And my daughter is… which of them? Like many of her peers, I’d say she’s both, depending on what day of the week (or time of day) you catch her.

For the record, when I asked her if she stayed two meters from her friends on these bike tours, she replied, “You can’t really cycle nearby. If you are cycling along the sidewalk road you are sort of single file so I guess it’s about six feet. We didn’t make sure we were six feet apart at all times, but I think most of the time we stay quite a distance from each other.

That wasn’t the best answer – maybe because, upon reflection, her parents haven’t repeatedly demonstrated what six feet apart actually looks and feels. But that didn’t seem like the worst answer either.

Full Disclosure: As of this writing, despite thinking about these issues over the past 24 hours, I’m still not sure if I think it’s time for a new parenting policy. Yesterday, the cold helped postpone the accounts. Today is the rain.

At some point, however, the excuses will run out – and despite Dr. Pasternack’s advice, my gut tells me that our daughter’s marching orders are likely to become much more restrictive.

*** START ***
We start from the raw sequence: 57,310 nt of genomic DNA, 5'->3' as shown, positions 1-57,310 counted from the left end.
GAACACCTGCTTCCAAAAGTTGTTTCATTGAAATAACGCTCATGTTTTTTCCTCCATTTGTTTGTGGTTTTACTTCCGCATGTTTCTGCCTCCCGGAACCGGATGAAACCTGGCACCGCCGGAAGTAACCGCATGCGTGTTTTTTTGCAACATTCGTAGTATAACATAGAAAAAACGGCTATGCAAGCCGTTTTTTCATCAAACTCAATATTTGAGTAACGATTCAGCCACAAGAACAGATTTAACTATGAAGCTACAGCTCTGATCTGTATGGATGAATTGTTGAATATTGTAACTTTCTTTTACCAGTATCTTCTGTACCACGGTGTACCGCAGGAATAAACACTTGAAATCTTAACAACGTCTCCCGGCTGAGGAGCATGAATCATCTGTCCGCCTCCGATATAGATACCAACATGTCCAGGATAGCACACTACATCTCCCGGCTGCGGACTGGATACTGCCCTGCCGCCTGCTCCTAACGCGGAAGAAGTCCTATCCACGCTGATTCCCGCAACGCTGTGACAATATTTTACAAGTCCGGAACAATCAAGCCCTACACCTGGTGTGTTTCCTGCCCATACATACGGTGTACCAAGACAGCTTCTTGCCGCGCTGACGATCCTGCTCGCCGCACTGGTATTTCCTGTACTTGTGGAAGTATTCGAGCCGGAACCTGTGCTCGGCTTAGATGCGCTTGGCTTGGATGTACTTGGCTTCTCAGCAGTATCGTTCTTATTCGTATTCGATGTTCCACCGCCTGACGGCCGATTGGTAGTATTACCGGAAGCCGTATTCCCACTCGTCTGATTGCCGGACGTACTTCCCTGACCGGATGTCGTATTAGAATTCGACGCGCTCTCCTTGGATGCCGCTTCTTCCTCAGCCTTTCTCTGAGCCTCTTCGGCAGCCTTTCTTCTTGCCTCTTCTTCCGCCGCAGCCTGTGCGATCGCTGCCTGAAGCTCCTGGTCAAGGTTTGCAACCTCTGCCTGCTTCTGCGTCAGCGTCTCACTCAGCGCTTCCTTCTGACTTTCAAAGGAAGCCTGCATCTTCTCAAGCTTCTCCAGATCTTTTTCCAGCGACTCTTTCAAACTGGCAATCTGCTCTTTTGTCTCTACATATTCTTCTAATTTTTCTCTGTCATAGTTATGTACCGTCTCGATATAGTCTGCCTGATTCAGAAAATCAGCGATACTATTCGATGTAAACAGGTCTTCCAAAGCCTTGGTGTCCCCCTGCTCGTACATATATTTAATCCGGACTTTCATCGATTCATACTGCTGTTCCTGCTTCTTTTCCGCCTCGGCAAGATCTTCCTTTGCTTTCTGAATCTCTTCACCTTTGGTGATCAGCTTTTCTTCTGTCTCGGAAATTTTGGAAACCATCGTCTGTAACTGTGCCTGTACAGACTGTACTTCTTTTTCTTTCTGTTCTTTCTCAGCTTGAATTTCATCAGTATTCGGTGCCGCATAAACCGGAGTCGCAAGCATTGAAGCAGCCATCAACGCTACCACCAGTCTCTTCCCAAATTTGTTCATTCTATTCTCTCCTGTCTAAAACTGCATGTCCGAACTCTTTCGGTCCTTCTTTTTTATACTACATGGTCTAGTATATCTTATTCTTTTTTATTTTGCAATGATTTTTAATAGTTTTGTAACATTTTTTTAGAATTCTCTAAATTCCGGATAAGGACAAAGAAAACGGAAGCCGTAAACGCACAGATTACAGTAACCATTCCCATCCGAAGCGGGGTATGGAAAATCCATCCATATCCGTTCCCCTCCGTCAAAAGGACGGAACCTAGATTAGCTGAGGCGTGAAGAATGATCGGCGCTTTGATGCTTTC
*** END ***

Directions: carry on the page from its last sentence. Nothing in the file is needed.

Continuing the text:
She, in turn, seems prepared for a widely or even entirely distant social life.

“I would definitely be bored,” she told me. “I would miss my friends very much, because it’s obviously not the same when you FaceTiming them or texting them. But the fact that we are living this in a time and age when contacting them virtually is an option is certainly much better than if there was no means of contact.

“If that’s the only way for me to talk to them in the next few weeks or months, it’ll suck, but I’ll get used to it,” she said.

Which is, Pasternack points out, exactly what society as a whole does every day.

“When it comes to the coronavirus, every day is an entirely new adventure, and sometimes the afternoon is an entirely new adventure first thing in the morning,” he said. “Things are changing so quickly that it is difficult to give lasting advice.

“If you told someone a week ago that the St. Patrick’s Day Parade would be closed, bars would be closed, and restaurants would be closed, they would think you were hallucinating,” Pasternack said. “There you go, a week later, and we’re taking that as the new normal. “